Making sketches in gardens of flowers and seedpods, I found that these lend themselves very well to line drawings. My sketches reminded me of old-fashioned diagrams drawn by exploring botanists.

Inspired by the example illustration in the course guide (Carol Smith, Driftwood, 2010), I tried white ink on black paper. It feels unconnected to the subject matter and therefore contrived. My next studies were on white cartridge paper with various media, as per annotations.

I absolutely love the seedpods of this wild sweet-pea – they are so striking in their colour; dark brown, almost black, and their form once opened is spiral twists with the occasional seed trapped in the spaces between. I managed to find a sprig that has an intact pod amongst the open ones. The aquilegia pods are such interesting gnarled forms, very different from their highly uniform but complex flowers. The wood hyacinths remind me of some sort of musical instrument and I like the closely repeating pattern they follow up the stalk. Lastly I chose nigella pods. These are favourites of mine, because they have a lush full shape surrounded by masses of feathery tendrils, and they are all different sizes and colours.


Composition: I found this lovely old-fashioned terracotta pot in the shed, and half an old brick left over from when I edged my lawn a few years ago. The pot is fairly clean, just some dusting of old soil in it, but the brick has been outside for many years and has a fur of moss over much of the surface. I like the way this is a mixture of man-made and natural and ties the piece together.


Progress shots:

Final piece:

I found it quite counter-intuitive to not use any tone, but I like the overall effect of not doing so. I realise that it seems as if I have put a shadow under the brick, but this is merely unfortunate the position of soil in the pot and was pointed out to me by a fellow student!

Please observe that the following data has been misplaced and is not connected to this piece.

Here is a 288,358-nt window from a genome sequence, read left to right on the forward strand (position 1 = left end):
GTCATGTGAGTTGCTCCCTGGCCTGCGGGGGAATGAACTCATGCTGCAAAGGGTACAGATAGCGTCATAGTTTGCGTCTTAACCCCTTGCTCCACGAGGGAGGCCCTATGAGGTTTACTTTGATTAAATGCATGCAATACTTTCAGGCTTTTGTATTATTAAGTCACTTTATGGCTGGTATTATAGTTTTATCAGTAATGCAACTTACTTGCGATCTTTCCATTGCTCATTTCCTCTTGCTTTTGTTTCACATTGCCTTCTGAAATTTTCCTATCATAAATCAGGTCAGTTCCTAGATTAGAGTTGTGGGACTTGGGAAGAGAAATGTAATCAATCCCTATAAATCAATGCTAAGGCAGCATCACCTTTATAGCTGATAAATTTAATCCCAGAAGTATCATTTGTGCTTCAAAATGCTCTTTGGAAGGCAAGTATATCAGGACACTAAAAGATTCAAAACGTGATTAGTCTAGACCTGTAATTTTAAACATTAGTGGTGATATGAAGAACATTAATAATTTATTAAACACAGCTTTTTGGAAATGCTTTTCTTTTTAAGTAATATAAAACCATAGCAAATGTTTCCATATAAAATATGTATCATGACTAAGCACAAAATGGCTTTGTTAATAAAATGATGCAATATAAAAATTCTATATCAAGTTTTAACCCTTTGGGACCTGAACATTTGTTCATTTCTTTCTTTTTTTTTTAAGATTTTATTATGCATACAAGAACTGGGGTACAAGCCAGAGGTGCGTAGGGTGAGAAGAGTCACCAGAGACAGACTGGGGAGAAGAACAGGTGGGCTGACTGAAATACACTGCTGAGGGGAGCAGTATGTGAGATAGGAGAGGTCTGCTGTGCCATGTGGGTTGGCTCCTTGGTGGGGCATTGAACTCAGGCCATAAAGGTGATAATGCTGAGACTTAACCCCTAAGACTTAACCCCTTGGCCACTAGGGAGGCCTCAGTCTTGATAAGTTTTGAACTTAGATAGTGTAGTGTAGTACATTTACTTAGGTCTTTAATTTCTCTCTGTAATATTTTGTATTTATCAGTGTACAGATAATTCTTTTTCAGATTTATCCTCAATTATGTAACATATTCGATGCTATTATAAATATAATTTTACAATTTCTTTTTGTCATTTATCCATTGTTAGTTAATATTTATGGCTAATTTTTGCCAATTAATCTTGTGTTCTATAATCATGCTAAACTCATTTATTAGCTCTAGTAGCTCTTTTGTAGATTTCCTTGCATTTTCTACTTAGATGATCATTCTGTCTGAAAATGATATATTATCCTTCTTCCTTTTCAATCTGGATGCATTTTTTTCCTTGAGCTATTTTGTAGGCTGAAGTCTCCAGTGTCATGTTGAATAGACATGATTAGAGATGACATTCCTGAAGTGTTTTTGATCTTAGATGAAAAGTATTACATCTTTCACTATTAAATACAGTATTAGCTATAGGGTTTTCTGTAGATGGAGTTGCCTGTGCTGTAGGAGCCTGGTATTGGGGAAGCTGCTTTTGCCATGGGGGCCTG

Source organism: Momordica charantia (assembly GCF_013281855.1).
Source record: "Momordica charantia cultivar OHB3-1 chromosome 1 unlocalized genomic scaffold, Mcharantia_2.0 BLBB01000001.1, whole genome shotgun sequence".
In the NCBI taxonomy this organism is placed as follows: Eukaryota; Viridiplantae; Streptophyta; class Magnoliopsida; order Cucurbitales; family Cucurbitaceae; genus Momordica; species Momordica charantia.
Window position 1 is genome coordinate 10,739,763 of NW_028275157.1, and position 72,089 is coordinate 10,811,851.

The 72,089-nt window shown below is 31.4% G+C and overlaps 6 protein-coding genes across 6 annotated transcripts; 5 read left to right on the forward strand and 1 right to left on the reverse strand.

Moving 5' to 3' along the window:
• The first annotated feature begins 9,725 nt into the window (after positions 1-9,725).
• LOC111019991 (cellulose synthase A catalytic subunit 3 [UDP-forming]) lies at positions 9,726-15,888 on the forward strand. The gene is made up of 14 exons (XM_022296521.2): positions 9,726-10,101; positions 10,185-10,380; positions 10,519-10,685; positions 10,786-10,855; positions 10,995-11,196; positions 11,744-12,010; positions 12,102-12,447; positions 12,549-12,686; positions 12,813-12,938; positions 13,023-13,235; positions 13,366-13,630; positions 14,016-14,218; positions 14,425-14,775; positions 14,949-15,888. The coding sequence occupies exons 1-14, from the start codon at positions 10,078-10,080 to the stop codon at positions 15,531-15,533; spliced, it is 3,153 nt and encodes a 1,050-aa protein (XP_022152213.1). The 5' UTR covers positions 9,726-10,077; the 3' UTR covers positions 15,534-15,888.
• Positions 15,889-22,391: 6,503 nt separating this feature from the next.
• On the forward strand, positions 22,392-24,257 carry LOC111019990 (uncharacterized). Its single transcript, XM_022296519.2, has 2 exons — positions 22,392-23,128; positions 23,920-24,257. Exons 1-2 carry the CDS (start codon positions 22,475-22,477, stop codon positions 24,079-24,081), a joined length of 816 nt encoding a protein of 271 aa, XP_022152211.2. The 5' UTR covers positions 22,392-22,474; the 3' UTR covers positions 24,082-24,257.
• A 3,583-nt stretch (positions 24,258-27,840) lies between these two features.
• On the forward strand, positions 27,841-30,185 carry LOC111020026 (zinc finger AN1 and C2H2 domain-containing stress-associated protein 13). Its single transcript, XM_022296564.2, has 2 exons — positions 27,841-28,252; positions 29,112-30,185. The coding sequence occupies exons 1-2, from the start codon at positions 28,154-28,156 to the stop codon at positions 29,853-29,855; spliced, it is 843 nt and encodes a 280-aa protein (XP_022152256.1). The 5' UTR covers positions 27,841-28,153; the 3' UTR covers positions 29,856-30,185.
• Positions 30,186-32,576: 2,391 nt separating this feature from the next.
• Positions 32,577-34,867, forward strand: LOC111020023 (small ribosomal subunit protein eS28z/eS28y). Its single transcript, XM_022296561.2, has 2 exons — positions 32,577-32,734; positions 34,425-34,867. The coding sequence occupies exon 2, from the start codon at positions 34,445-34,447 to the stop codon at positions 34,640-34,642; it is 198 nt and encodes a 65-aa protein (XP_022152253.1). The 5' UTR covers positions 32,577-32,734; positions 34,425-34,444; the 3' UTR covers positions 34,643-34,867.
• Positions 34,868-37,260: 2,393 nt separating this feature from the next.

I was very struck by the impact of adding a simple horizon line. I debated with myself for a while about doing it and even drew it in pencil first, but I think it was right to add it; the drawing needs it in the absence of tone.

I deliberately put the most chaotic forms, the nigella, in the middle and allowed the more structural shapes to frame them. I found that a 0.2mm drawing pen was very effective for this kind of delicate work, and I was still able to vary the type of mark I made, even with such a narrow tip.

PART 2. Project 1, Exercise 1 Detail and Tone

Practice building up dark, medium and light tones, principally using pencils and hatching and cross-hatching techniques.

For this section I collected natural objects; pebbles and shells from Southsea beach and seedpods and flowers from my parents’ garden and from my own. I did various studies of the shapes and forms I found most interesting, and chose the pebbles and shells as the subject of this first exercise:

I spent time trying to figure out how best to portray the ‘mother of pearl’ effect of some of the shells. I tried using charcoals on black paper (awful), and bought a burnishing pencil, which was not particularly effective, but which does offer some resistant qualities that may be useful in future. In the end, I think just careful observation of colour was fairly successful.



Trying different media on my chosen paper:


Thoughts on composition. I’ve moved slightly away from my ‘comfort zone’ of a central grouping.

Final decision on the composition:

Progress shots:

Final piece, with some close-ups. Using only pencils, I found that I couldn’t get good enough highlights and pale tones just with the white pencil and by lifting with various rubbers, so I supplemented these with ‘flesh tone’ and white oil pastels. I also forgot about my intention to have the pebbles reach out of the field of view to imply a continuity of the ‘tide-line’. I could cheat and crop it, but I like the shapes of the end pebbles so I’m not going to do that.

I like the variation of tone achieved, especially in the areas where the pebbles cast shadows on each other. I’m particularly pleased with the tiny orangey-coloured one in the middle of the right hand group. I was slightly disappointed that given the scale of the drawing, the shells I had spent so much time on in the studies are too small to really reflect the detail I had achieved previously.

I hadn’t ever considered coloured pencils to be a ‘serious’ art medium, more just something that children use. I bought some Faber-Castell Polychromos pencils, which are quite soft and give a really rich colour. It felt like discovering a new medium and I enjoyed this exercise immensely.